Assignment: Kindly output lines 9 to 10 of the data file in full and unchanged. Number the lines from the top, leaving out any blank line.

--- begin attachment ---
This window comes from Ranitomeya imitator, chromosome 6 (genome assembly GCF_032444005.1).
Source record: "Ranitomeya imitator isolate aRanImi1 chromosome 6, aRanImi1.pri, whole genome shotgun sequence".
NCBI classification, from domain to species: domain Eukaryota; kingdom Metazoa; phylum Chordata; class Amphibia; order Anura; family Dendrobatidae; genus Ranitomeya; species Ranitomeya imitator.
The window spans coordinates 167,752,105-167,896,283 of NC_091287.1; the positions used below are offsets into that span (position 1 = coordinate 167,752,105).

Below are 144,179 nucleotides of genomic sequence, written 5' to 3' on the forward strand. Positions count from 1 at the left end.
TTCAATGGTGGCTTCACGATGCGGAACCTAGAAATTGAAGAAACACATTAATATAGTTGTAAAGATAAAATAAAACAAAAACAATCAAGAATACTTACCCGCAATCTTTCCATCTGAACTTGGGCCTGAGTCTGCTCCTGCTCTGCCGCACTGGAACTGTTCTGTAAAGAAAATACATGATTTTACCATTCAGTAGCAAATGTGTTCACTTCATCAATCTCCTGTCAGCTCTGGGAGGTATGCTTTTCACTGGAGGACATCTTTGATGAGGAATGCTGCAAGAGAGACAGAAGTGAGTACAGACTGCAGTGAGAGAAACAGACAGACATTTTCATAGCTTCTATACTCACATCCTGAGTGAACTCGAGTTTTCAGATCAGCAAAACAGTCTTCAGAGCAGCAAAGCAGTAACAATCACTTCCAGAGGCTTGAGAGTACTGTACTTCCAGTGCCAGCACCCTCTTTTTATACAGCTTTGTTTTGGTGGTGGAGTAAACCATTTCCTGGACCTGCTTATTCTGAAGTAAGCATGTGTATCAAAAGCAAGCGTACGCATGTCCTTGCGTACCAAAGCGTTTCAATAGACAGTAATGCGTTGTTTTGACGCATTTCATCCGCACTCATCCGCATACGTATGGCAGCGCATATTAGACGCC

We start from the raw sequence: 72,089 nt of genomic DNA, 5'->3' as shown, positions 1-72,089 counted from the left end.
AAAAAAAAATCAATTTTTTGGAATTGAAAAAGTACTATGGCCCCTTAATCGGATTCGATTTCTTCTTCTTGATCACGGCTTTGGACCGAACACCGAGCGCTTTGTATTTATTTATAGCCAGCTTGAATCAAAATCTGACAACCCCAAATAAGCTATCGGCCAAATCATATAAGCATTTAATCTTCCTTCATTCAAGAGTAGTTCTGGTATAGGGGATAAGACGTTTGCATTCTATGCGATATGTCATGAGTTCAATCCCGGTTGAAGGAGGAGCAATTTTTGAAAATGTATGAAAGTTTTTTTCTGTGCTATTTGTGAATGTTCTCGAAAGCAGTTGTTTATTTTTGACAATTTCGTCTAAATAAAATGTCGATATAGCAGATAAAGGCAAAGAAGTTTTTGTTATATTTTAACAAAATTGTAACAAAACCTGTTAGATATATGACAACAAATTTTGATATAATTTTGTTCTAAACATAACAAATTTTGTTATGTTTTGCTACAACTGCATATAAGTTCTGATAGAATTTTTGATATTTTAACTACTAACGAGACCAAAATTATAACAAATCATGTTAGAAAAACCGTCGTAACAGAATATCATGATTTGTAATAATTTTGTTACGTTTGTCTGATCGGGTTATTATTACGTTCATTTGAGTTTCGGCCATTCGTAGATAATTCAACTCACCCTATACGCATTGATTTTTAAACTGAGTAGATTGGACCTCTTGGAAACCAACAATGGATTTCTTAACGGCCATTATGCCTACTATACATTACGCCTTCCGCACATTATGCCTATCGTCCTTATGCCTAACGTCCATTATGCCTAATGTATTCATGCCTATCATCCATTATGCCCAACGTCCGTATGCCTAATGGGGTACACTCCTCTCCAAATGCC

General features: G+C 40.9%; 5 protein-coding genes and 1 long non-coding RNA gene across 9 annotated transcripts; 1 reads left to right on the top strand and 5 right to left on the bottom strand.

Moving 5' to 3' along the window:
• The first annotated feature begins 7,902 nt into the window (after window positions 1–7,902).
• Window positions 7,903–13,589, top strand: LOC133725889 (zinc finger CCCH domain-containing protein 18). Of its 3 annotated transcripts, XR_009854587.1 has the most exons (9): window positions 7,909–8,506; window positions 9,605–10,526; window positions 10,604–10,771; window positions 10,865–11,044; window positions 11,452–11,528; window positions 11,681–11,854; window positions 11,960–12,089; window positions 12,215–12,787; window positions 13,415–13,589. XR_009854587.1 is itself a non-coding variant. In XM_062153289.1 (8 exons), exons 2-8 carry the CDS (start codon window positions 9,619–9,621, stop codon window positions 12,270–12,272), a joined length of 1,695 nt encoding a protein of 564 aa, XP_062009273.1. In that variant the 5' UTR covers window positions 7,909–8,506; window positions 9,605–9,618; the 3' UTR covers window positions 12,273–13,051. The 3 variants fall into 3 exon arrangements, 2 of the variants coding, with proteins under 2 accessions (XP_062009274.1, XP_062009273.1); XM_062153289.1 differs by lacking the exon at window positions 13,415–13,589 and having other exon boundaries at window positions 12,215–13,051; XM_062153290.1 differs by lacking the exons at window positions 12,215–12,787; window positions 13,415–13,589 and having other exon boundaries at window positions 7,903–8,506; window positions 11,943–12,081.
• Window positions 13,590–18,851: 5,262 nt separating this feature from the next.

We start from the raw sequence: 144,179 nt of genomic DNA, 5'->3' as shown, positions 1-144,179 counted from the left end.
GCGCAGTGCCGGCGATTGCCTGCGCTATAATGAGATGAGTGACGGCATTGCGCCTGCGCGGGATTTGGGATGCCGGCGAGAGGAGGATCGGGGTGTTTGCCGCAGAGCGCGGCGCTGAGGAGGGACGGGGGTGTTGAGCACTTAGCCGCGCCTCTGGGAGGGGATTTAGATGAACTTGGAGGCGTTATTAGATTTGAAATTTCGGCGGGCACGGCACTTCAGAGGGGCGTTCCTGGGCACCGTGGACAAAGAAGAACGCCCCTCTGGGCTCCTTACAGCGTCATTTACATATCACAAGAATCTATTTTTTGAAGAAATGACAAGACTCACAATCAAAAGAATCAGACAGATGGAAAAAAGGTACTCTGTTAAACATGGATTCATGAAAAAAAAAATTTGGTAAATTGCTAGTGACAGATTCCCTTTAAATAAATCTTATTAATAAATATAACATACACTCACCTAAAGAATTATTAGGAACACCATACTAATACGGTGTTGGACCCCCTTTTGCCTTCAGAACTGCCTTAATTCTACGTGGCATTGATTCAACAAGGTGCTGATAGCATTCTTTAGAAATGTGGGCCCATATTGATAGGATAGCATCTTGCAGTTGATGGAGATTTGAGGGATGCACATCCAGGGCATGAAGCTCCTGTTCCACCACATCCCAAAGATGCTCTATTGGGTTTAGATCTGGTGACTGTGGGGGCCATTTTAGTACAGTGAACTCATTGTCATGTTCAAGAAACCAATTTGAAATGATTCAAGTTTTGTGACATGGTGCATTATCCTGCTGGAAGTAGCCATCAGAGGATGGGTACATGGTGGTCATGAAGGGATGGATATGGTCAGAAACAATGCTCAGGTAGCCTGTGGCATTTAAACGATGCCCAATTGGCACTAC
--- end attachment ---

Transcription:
General features: G+C 40.9%; 5 protein-coding genes and 1 long non-coding RNA gene across 9 annotated transcripts; 1 reads left to right on the top strand and 5 right to left on the bottom strand.

Moving 5' to 3' along the window: